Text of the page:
Please note this is an archived article that was first posted in October 2021.
Squamish actor Amy Reid didn’t have to do much research for her role in the Netflix series Maid; she has been a less prickly version of her character — social services worker Jody.
“I have never sat in a character’s shoes and felt quite as comfortable as I did with Jody,” said Reid.
The popular 10-episode show — currently the third most-watched Netflix show in Canada — depicts a young mother’s struggle to leave intimate partner violence and restart her life as a housekeeper.
It is based on Stephanie Land’s memoir, Maid: Hard Work, Low Pay and a Mother’s Will to Survive.
It is an unusual and likely more relatable story for many because it shows the complexity of violent relationships and the challenges of poverty in a way that is more raw and honest than is usually portrayed on the big or little screen.
Reid’s character works at a shelter registration office and is the first person young mother Alex encounters within the government aid system.
She introduces Alex and her daughter to their options and the maze of red tape to access them.
Ultimately, Jody helps get Alex to a domestic violence shelter and later into better subsidized housing.
Reid previously worked for the Salvation Army in the Downtown East Side of Vancouver and was a manager at Squamish Helping Hands for six years.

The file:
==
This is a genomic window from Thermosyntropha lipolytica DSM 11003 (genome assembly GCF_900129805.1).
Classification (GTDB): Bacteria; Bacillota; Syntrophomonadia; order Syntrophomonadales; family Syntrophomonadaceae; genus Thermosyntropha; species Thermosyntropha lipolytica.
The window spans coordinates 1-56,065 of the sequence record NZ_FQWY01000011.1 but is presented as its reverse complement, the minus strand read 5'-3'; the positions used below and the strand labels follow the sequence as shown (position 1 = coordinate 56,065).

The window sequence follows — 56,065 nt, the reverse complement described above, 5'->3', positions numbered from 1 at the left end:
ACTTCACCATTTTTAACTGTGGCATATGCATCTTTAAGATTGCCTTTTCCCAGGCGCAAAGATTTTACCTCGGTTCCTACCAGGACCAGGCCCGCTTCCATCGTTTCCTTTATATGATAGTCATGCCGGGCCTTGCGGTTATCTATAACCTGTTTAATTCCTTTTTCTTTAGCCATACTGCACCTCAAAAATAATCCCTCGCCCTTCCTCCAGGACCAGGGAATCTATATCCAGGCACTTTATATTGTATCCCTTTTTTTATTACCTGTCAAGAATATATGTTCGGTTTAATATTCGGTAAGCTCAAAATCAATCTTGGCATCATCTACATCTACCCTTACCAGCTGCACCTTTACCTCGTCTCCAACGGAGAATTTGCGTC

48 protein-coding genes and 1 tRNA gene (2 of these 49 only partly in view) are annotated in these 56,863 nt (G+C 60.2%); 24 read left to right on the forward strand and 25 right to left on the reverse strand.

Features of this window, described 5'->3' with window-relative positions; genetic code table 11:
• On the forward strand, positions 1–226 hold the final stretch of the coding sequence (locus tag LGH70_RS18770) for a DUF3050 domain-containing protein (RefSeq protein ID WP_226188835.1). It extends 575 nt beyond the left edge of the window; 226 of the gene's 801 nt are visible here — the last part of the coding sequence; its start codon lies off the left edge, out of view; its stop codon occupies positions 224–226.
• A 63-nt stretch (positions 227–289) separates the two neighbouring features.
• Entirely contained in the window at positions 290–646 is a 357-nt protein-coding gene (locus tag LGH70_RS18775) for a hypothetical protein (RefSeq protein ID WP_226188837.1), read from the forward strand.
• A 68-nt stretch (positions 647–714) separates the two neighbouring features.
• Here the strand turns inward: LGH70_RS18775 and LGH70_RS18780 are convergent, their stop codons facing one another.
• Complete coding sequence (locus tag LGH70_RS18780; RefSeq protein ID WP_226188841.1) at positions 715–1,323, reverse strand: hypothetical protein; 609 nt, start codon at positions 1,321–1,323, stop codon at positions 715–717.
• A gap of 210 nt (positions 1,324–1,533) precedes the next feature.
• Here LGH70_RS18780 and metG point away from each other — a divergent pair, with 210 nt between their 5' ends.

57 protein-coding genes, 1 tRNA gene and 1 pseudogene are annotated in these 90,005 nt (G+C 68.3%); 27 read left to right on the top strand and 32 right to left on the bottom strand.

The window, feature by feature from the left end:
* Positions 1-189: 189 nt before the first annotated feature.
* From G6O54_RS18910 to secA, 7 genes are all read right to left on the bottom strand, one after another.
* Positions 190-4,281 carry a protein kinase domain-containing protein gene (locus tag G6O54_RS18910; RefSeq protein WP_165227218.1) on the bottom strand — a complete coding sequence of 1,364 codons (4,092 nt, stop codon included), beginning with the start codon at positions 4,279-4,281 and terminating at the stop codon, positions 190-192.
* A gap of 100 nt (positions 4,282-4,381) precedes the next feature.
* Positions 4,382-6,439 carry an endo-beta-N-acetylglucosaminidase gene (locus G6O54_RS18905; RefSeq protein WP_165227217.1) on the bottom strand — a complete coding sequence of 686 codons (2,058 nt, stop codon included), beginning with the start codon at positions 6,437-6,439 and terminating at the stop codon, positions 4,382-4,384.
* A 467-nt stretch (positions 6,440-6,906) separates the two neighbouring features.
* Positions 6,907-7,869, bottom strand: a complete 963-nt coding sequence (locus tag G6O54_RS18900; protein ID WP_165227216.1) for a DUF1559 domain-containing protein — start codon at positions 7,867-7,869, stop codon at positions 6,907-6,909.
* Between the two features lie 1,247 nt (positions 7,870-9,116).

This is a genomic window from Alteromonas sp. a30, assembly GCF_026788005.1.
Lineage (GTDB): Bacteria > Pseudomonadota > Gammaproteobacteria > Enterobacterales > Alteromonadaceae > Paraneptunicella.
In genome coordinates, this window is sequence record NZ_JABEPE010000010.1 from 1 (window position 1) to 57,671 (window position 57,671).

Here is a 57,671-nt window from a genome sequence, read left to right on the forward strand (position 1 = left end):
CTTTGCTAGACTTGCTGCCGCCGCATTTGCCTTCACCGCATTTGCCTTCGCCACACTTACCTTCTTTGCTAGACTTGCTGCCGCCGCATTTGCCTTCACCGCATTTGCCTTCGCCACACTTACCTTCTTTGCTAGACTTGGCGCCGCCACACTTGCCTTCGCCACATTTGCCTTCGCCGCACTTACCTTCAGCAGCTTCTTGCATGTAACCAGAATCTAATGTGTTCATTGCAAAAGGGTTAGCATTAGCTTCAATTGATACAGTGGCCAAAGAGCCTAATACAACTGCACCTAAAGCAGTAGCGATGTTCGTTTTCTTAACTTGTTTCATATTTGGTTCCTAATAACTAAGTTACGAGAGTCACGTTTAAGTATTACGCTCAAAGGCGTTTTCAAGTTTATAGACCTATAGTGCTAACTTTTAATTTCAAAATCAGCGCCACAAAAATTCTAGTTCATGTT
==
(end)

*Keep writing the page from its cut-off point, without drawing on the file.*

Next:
“I get what it is to want to help somebody and then feel super frustrated that by the lifeline that you are offering them, coming up short,” she said. “And this is where Jody is at with Alex’s character when Alex’s character comes in and sits down looking for help and finds out that it is not as easy as all that.”
Reid said this is the most attention any production she has been in has ever gotten.
“There’s something in the story that is touching a chord with a lot of people, and it is sparking a conversation. That is the most exciting thing about this series,” she said. “People are saying employers have to change the way that they support their workers. They have to understand that childcare is important. They have to understand that [workers] can’t be expected to buy their own supplies.”
Overall, Jody and the series vocalize that relationship abuse is not always physical.
“It is emotional, it is financial, it is verbal — it is slowly ebbing away a person’s self until they don’t think they can leave anymore.”
But unlike most depictions of abuse, Maid shows how complex the dynamic is between Alex and Sean, the father of her child. He is monstrous to her, but not portrayed as a monster, and instead as a man stuck in his own cycle of trauma and alcoholism.
This helps viewers understand that though Alex must leave him, it isn't as simple or easy as if he was a caricature of pure evil all the time.
The series also portrays an unflinching look at poverty and how exhausting it can be and how hard it is to get out of.
“I love the conversations that are starting, and I hope that they are seen through. I think there are a lot of people who have talked about being dedicated to help change the systems that are designed to keep people being abused — or people in poverty — in that cycle down, and I would really love to see this show make active change. I think it has the potential to do so," Reid said.